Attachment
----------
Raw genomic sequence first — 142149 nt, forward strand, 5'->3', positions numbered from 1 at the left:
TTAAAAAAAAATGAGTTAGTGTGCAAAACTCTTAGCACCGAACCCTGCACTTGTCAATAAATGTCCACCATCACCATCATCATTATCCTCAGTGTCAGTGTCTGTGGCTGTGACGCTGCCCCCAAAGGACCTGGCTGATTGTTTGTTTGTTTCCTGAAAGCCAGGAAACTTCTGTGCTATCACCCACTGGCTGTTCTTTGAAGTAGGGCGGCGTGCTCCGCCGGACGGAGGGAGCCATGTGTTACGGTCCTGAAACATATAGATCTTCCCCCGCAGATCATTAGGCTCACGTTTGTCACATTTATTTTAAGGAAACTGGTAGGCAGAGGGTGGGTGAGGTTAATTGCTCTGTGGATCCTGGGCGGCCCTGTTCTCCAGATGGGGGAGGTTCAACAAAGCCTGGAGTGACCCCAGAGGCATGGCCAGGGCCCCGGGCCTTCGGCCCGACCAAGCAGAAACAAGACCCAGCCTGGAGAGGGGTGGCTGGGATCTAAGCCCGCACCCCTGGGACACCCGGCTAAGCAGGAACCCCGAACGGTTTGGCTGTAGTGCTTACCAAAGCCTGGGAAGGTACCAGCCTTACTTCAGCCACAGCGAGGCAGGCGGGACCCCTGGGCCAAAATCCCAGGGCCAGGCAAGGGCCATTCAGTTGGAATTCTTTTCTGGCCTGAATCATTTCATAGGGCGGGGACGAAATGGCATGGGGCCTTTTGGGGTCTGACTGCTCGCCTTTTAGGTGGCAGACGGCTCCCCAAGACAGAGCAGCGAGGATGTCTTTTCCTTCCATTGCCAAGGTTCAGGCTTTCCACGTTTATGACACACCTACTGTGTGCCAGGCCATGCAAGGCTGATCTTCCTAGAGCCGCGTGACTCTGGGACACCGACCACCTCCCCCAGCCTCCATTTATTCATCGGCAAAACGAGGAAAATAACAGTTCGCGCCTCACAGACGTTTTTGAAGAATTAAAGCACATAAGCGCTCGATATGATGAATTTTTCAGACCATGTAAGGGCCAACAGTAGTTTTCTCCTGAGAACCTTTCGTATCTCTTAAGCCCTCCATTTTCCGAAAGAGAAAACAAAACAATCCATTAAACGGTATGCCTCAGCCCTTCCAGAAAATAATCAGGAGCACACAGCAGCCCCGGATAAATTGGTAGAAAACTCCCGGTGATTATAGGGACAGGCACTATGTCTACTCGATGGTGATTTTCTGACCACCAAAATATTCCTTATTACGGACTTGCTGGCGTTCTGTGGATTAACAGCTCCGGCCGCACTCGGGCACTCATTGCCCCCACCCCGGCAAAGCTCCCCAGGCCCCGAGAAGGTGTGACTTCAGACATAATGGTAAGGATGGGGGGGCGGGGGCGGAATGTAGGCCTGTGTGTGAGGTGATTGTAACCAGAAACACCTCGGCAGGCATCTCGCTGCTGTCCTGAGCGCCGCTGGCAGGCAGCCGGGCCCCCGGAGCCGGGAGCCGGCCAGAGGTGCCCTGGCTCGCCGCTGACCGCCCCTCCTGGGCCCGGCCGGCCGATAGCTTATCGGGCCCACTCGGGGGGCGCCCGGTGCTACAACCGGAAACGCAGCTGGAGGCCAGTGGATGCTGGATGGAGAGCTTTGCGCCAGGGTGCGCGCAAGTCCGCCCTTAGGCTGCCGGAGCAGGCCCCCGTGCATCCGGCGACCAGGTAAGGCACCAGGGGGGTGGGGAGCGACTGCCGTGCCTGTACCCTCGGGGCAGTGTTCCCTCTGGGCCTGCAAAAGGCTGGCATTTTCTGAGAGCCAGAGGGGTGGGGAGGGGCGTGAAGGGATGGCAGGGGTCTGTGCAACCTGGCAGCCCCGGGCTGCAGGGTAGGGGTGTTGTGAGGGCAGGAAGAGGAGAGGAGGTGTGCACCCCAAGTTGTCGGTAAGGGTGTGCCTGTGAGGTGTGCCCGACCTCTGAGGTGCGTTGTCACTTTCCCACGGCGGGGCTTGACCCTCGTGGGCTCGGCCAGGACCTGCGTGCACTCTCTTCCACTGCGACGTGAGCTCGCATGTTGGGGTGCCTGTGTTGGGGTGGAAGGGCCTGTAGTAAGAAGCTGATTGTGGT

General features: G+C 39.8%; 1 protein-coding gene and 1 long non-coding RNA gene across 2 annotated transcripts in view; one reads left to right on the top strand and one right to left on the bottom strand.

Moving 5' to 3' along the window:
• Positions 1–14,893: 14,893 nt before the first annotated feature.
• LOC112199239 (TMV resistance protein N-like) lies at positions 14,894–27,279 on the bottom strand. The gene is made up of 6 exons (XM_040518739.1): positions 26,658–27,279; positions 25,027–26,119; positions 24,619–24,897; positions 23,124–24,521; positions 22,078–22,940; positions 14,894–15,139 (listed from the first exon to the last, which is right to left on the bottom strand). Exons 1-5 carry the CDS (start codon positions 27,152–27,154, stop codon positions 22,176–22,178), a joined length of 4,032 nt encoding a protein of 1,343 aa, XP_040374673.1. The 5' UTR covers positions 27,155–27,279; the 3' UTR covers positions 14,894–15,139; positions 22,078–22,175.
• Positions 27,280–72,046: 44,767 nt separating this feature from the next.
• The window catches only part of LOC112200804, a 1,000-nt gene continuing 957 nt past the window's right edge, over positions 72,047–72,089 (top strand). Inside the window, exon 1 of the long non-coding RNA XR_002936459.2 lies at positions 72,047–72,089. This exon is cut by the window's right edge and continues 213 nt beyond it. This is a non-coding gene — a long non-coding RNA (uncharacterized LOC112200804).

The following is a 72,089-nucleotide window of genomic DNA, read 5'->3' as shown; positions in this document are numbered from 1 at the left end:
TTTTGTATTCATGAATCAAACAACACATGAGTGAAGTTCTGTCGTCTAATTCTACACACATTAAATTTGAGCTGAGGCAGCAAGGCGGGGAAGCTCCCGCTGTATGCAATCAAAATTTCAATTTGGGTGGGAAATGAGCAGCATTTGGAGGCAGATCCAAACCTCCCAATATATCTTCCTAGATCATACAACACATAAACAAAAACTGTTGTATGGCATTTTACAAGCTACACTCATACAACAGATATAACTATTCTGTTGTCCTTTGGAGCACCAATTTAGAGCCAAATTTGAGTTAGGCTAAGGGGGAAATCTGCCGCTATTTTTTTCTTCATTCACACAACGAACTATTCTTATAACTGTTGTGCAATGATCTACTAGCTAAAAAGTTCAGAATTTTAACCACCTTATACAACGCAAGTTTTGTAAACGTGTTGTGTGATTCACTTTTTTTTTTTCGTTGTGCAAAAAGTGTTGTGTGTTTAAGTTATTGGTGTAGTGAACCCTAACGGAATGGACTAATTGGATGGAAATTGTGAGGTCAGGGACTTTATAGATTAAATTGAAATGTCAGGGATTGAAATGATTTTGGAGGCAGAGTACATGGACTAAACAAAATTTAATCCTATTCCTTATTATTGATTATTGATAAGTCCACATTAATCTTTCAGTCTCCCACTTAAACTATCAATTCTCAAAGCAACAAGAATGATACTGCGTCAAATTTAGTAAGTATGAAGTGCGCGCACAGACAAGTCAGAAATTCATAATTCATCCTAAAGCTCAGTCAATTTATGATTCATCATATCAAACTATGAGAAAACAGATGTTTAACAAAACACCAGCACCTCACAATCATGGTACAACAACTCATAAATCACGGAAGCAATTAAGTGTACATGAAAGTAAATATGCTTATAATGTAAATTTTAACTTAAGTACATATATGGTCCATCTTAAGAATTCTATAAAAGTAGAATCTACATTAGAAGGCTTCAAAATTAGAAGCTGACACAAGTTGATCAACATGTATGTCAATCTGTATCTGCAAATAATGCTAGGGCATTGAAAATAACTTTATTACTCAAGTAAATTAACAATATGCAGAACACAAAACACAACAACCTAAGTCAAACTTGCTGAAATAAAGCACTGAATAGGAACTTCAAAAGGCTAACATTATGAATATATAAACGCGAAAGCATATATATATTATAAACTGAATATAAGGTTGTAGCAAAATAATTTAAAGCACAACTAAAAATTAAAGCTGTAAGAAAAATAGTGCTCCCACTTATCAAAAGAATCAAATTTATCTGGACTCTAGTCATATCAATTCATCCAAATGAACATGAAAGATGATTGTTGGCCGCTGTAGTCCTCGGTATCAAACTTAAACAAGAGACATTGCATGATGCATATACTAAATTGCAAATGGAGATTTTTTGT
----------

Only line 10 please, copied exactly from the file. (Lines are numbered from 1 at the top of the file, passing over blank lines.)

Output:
TTTTGTATTCATGAATCAAACAACACATGAGTGAAGTTCTGTCGTCTAATTCTACACACATTAAATTTGAGCTGAGGCAGCAAGGCGGGGAAGCTCCCGCTGTATGCAATCAAAATTTCAATTTGGGTGGGAAATGAGCAGCATTTGGAGGCAGATCCAAACCTCCCAATATATCTTCCTAGATCATACAACACATAAACAAAAACTGTTGTATGGCATTTTACAAGCTACACTCATACAACAGATATAACTATTCTGTTGTCCTTTGGAGCACCAATTTAGAGCCAAATTTGAGTTAGGCTAAGGGGGAAATCTGCCGCTATTTTTTTCTTCATTCACACAACGAACTATTCTTATAACTGTTGTGCAATGATCTACTAGCTAAAAAGTTCAGAATTTTAACCACCTTATACAACGCAAGTTTTGTAAACGTGTTGTGTGATTCACTTTTTTTTTTTCGTTGTGCAAAAAGTGTTGTGTGTTTAAGTTATTGGTGTAGTGAACCCTAACGGAATGGACTAATTGGATGGAAATTGTGAGGTCAGGGACTTTATAGATTAAATTGAAATGTCAGGGATTGAAATGATTTTGGAGGCAGAGTACATGGACTAAACAAAATTTAATCCTATTCCTTATTATTGATTATTGATAAGTCCACATTAATCTTTCAGTCTCCCACTTAAACTATCAATTCTCAAAGCAACAAGAATGATACTGCGTCAAATTTAGTAAGTATGAAGTGCGCGCACAGACAAGTCAGAAATTCATAATTCATCCTAAAGCTCAGTCAATTTATGATTCATCATATCAAACTATGAGAAAACAGATGTTTAACAAAACACCAGCACCTCACAATCATGGTACAACAACTCATAAATCACGGAAGCAATTAAGTGTACATGAAAGTAAATATGCTTATAATGTAAATTTTAACTTAAGTACATATATGGTCCATCTTAAGAATTCTATAAAAGTAGAATCTACATTAGAAGGCTTCAAAATTAGAAGCTGACACAAGTTGATCAACATGTATGTCAATCTGTATCTGCAAATAATGCTAGGGCATTGAAAATAACTTTATTACTCAAGTAAATTAACAATATGCAGAACACAAAACACAACAACCTAAGTCAAACTTGCTGAAATAAAGCACTGAATAGGAACTTCAAAAGGCTAACATTATGAATATATAAACGCGAAAGCATATATATATTATAAACTGAATATAAGGTTGTAGCAAAATAATTTAAAGCACAACTAAAAATTAAAGCTGTAAGAAAAATAGTGCTCCCACTTATCAAAAGAATCAAATTTATCTGGACTCTAGTCATATCAATTCATCCAAATGAACATGAAAGATGATTGTTGGCCGCTGTAGTCCTCGGTATCAAACTTAAACAAGAGACATTGCATGATGCATATACTAAATTGCAAATGGAGATTTTTTGT